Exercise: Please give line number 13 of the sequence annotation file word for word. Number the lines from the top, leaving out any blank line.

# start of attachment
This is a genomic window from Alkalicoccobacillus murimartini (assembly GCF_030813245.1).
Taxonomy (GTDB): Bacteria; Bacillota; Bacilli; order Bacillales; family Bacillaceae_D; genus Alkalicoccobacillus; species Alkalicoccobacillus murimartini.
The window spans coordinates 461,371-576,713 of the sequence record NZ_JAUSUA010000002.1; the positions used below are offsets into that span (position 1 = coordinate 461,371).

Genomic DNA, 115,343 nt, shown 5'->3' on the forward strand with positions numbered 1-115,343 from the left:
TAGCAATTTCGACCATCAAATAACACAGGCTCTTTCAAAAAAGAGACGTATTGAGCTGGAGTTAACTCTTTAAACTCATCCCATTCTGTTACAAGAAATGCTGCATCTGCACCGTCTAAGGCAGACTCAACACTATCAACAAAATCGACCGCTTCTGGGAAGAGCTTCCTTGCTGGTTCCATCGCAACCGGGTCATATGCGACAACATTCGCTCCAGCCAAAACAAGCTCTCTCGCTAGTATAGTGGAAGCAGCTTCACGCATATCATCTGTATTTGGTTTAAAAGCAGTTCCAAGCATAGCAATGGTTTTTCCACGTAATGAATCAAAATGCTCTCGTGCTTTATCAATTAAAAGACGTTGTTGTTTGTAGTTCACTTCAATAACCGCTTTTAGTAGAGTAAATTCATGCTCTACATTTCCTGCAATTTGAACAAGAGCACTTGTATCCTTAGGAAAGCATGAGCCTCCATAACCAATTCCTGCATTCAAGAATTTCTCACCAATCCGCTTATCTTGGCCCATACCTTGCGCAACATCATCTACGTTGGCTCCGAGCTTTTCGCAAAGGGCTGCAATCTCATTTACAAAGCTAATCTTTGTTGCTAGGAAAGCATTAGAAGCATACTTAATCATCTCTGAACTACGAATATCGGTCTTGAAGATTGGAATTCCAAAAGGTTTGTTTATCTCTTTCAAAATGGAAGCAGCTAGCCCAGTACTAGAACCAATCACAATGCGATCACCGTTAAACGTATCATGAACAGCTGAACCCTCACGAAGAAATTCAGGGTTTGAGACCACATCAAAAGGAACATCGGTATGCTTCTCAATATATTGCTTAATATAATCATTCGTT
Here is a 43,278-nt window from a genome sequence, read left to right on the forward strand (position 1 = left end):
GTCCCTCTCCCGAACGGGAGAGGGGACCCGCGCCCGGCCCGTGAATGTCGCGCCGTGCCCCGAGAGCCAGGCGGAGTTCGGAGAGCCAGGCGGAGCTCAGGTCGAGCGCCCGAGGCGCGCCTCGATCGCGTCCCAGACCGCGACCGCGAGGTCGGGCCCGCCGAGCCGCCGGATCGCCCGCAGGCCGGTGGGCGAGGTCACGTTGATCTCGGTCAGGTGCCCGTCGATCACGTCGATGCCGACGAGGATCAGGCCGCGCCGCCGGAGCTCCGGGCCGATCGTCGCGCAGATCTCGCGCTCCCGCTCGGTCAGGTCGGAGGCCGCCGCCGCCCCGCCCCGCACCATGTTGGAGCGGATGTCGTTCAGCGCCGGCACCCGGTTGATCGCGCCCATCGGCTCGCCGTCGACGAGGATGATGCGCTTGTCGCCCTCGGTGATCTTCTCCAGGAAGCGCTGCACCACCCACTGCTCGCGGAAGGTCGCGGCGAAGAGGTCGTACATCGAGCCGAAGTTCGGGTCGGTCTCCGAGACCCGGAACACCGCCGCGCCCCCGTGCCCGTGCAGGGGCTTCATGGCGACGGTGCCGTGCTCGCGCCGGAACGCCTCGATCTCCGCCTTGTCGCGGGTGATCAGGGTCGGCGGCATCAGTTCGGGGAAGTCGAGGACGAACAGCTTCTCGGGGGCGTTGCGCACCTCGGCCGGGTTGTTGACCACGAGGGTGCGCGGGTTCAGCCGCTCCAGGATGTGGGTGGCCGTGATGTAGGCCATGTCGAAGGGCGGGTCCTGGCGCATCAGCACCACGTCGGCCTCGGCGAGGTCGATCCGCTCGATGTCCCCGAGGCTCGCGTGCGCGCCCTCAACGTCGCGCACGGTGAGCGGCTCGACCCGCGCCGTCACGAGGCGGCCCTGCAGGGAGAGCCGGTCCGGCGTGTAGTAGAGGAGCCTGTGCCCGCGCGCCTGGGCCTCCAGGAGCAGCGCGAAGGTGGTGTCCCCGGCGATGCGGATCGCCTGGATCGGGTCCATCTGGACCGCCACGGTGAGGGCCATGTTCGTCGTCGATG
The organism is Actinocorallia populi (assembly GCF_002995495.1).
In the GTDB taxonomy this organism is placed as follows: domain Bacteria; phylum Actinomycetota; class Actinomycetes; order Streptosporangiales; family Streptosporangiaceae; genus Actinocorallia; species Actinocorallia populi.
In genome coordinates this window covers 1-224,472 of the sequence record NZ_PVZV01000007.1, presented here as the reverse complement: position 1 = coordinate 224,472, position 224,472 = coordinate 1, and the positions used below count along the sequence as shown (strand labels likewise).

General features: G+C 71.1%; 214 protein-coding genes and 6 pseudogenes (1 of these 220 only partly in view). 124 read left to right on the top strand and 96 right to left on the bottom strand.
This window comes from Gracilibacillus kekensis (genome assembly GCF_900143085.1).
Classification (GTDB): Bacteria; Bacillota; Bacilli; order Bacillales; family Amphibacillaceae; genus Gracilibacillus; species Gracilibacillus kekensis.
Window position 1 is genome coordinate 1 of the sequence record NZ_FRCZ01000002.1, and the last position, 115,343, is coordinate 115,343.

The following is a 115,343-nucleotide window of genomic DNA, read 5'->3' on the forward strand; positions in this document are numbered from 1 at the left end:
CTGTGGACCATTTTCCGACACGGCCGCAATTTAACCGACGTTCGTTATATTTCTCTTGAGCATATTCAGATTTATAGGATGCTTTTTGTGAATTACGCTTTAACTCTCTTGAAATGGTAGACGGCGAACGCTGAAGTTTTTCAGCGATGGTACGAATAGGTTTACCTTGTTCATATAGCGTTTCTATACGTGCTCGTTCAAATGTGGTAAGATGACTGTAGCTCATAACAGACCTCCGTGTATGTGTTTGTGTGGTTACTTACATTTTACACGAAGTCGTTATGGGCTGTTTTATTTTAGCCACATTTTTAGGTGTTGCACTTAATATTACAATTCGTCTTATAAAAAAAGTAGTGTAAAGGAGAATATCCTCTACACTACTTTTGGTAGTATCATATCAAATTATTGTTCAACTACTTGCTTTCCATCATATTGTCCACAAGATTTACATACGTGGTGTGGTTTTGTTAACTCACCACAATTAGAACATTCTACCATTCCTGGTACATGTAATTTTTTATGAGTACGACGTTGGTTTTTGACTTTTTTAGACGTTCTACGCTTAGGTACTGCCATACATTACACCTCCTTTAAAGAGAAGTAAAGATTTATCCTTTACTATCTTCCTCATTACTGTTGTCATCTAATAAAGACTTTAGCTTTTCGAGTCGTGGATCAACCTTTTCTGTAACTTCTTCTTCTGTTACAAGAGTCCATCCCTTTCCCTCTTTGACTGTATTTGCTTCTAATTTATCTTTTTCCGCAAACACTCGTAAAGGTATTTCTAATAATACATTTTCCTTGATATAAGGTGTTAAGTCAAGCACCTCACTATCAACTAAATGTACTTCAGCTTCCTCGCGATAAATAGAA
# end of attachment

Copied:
Classification (GTDB): Bacteria; Bacillota; Bacilli; order Bacillales; family Amphibacillaceae; genus Gracilibacillus; species Gracilibacillus kekensis.